However, under the surface a lot of little changes took place both in his character and aesthetic features as well as in his adventures. Beneath the noisy and excited humor of his feats, the readers can detect the little alterations brought about from time to time by different illustrators and writers. It is as if each episode could be read at multiple levels, and the real action be found more in a sort of metaphysic of the hero than in well-designed plots.

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Tex and "The Duke" John Wayne (c)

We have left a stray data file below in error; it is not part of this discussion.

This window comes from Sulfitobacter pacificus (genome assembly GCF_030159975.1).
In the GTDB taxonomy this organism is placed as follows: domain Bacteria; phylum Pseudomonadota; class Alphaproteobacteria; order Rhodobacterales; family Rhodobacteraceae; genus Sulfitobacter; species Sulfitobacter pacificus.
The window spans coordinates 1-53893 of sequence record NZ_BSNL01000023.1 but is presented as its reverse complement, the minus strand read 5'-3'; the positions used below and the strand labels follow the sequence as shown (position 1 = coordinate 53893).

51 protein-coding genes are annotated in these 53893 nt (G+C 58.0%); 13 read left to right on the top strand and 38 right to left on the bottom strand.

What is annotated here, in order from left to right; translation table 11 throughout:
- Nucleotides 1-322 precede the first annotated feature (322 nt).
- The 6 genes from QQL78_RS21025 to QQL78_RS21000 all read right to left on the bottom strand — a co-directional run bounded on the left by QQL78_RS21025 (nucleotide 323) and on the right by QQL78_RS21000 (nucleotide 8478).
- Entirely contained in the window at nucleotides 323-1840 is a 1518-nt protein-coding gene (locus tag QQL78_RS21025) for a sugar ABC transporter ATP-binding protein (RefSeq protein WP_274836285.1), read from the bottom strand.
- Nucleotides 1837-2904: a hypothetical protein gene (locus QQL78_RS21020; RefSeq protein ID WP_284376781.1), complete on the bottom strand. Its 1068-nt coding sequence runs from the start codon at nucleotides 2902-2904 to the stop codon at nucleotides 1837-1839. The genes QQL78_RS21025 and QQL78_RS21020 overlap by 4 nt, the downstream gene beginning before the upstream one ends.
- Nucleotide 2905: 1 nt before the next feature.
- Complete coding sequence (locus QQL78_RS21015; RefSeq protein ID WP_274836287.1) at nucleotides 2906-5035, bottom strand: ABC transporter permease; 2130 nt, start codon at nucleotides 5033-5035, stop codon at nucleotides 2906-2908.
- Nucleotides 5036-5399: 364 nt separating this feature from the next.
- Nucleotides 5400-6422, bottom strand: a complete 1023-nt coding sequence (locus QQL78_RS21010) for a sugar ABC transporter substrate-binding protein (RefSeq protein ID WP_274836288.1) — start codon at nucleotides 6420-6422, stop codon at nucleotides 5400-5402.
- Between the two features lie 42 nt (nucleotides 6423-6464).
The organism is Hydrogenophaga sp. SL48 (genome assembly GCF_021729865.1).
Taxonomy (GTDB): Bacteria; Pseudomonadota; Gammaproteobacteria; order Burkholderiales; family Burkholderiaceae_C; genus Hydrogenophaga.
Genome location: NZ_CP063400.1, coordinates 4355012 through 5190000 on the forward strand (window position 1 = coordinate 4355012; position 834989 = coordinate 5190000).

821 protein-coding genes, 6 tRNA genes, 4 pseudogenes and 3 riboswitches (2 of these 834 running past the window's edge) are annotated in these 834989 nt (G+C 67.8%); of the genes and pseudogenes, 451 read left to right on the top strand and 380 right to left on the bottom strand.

If courage and skills allow the hero to satisfy his thirst for justice and to survive his perilous enterprises, these elements alone would prove insufficient whenever the hero encompasses the borders of his familiar world. From the very beginning Tex shows an open mind and a deep sense of respect before all kinds of different peoples and practices. The difficult task of adapting and understanding the new is largely accomplished through friendship ["Io sparo positivo"]. Like many other comic's heroes of the West he soon ceased to be alone and joined the "company of men."



Continua... next page: "Characters and Plot"; "The source"